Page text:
Entrepreneur

Alexander Horn was far from being a sheepish entrepreneur

Although the Horn Bros. Woolen Mills would close the doors to its Lindsay factory in 1955, the Alexander Horn-founded company was, for the majority of it’s seven decades in operation, one of the largest employers in Lindsay.

  • Although the Horn Bros. Woolen Mills would close the doors to its Lindsay factory in 1955, the  Alexander Horn-founded company was, for the majority of it's seven decades in operation, one of the largest employers in Lindsay.

For many years, Alexander Horn had Victoria County residents “covered,” quite literally, as a notable entrepreneur who helped found Horn Bros. Woollen Mills.

Before the Industrial Revolution, a lot of women spent much of their lives clothing their families. Taking dirty, knotted wool and trying to turn it into respectable garments was a tedious and painstaking process. It was a testament to the love, devotion and industry of many women, that they went to the trouble of making something beautiful.

Large-scale European immigration to central Ontario in the mid-19th century soon heralded developments designed to boost prosperity. Saw and grist mills were typically the first improvements in a new settlement and woollen mills were not far behind. These early industrial ventures helped alleviate the endless, tedious manual labour that for most farm families was an everyday reality.

Born in Scotland in 1820, Horn had worked in the woollen trade as a young man. When he came to Canada with his wife and son, he continued in this line of work in the settlements on the north shore of Lake Ontario, before setting out for Mariposa in 1871. There were already a few active carding mills in Victoria County when he arrived, and the Horn family set up the Eden Steam Woollen Mill near the hamlet of Linden Valley, between Oakwood and Cambray. In an era when many small local textile mills focused on carding, Horn and his son Andrew also did spinning, producing yarn, cloth and blankets.

In 1892, the business moved to Lindsay as Horn Bros., named for James and Alexander (Alex) Jr. — Andrew had sadly died in childhood — at the corner of Bond and William streets. By 1904, the company was incorporated with a vastly expanded plant. They were supplying material far beyond their home community, including fabrics for clothing sold through Eaton’s and blankets supplied to the Crown’s Indian Agencies.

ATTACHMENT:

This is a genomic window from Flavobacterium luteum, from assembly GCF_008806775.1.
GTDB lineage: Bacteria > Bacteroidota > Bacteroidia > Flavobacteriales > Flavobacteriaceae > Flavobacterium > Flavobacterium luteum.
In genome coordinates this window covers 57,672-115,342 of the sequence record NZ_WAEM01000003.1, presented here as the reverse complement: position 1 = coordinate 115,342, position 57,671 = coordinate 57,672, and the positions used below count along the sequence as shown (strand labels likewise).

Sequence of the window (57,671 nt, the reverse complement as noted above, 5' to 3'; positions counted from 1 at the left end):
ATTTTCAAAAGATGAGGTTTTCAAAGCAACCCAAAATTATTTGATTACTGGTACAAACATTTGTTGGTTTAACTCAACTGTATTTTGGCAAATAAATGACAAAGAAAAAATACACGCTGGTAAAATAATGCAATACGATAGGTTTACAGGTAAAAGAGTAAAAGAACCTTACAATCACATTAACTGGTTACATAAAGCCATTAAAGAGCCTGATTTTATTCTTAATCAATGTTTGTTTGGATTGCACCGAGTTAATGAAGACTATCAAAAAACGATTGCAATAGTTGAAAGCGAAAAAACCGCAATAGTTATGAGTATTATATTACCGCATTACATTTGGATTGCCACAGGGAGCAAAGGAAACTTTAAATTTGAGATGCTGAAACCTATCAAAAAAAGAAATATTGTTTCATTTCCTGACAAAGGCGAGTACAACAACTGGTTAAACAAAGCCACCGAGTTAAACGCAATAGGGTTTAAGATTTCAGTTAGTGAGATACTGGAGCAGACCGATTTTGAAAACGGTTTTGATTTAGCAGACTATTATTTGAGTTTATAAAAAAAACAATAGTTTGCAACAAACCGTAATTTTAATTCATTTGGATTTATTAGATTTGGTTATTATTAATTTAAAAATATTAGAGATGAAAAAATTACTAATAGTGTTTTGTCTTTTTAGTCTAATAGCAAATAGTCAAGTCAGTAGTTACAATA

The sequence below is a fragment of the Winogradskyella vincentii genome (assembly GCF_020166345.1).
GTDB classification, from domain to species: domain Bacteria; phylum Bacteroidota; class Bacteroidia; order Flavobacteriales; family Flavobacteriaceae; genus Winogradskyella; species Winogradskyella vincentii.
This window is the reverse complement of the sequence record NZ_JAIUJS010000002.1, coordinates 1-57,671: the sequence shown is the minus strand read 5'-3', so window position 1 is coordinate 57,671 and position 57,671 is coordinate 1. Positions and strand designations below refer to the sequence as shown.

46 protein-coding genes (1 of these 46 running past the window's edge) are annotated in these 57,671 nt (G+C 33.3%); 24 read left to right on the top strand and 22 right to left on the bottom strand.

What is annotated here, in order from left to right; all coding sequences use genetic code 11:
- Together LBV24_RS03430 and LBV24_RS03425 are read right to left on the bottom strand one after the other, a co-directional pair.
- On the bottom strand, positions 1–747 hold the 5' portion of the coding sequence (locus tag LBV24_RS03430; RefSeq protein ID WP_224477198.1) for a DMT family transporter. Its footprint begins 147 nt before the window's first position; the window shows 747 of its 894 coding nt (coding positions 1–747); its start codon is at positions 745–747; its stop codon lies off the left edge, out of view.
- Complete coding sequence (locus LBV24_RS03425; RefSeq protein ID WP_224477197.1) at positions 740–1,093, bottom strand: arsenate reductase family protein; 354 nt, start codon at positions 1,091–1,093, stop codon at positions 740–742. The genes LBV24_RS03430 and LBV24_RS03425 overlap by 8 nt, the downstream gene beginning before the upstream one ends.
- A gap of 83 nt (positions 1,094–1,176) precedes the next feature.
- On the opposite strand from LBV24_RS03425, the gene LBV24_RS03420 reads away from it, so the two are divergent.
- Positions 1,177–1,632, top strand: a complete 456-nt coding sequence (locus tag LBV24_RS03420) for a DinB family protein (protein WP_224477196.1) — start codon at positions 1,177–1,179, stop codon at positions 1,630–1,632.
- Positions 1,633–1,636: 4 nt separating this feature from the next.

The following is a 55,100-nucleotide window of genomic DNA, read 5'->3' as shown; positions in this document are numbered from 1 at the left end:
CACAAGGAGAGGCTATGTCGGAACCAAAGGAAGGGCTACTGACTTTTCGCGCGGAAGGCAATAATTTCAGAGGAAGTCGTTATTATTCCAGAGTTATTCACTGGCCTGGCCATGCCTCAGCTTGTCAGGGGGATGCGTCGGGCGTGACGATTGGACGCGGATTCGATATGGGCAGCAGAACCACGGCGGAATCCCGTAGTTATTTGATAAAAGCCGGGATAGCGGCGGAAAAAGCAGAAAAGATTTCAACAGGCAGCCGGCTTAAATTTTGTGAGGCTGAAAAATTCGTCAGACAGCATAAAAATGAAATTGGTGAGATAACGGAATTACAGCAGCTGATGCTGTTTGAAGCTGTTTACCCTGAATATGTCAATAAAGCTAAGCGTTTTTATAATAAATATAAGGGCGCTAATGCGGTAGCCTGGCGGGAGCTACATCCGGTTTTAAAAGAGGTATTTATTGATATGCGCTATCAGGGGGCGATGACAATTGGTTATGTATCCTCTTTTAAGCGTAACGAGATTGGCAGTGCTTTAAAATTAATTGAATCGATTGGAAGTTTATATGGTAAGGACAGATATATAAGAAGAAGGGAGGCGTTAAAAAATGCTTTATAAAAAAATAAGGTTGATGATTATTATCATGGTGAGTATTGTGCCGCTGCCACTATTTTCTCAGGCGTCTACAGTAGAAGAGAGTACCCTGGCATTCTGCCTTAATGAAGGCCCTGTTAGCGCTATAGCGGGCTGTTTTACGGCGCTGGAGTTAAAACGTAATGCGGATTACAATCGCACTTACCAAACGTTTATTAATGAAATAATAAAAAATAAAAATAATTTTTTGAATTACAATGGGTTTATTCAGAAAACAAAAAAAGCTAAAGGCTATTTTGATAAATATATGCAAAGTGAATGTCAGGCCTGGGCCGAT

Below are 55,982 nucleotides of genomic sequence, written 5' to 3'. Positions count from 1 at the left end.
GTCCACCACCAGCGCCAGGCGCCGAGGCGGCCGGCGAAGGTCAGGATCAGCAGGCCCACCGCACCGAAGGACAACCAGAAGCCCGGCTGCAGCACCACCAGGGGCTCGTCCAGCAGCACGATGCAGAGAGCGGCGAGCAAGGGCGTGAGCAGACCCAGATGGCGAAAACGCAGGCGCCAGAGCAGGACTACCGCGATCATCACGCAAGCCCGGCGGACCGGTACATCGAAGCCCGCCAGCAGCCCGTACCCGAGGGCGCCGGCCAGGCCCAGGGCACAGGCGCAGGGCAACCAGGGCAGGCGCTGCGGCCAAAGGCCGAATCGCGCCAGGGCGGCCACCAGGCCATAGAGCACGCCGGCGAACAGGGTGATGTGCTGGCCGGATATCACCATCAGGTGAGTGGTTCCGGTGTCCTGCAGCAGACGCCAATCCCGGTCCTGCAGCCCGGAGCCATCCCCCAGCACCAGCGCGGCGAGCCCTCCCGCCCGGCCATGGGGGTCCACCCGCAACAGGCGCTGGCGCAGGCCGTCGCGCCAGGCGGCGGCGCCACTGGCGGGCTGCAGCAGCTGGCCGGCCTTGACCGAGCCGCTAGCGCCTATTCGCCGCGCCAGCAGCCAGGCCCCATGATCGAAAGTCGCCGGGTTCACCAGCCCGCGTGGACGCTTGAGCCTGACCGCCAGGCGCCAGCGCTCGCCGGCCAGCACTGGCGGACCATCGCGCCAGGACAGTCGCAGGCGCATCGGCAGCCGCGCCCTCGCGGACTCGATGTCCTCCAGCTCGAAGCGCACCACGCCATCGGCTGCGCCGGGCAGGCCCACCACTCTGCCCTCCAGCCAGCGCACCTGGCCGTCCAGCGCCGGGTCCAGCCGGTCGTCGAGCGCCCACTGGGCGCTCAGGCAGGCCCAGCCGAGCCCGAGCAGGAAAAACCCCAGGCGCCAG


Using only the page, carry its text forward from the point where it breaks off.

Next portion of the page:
In 1914, they transitioned to supply Canada’s war needs. The factory had grown to employ roughly 100 people when fire decimated the building. Partially rebuilt by 1917, a memorable water tower became a feature two years later when the mill was extended.

Woollen blankets comprised much of the company’s 20th century production. The manufacture of woollen underwear and bathing suits declined significantly with the advent of garments made from more “effective” material. Many Victoria County families grew up sleeping under Horn Bros. blankets without thinking twice about it, as their products gained an international reach.

After Alex Jr.’s death in 1942, the company descended into bankruptcy in 1955 and was sold. Today, the old factory has been repurposed as AON’s Wedgewood Park Apartments.

For more information on the Horn family, check out Barbara Tangney’s Wool Saga at https://maryboro.ca/publications/the-horns-of-victoria-county-a-wool-saga/ featuring many illustrations of the Horns through the years.

Glenn Walker is a local historian and member of the Maryboro Lodge Museum, a community cultural centre located on Cameron Lake in Fenelon Falls. Check out www.maryboro.ca for more unique, entertaining — and often unknown — historical facets of the Kawarthas.




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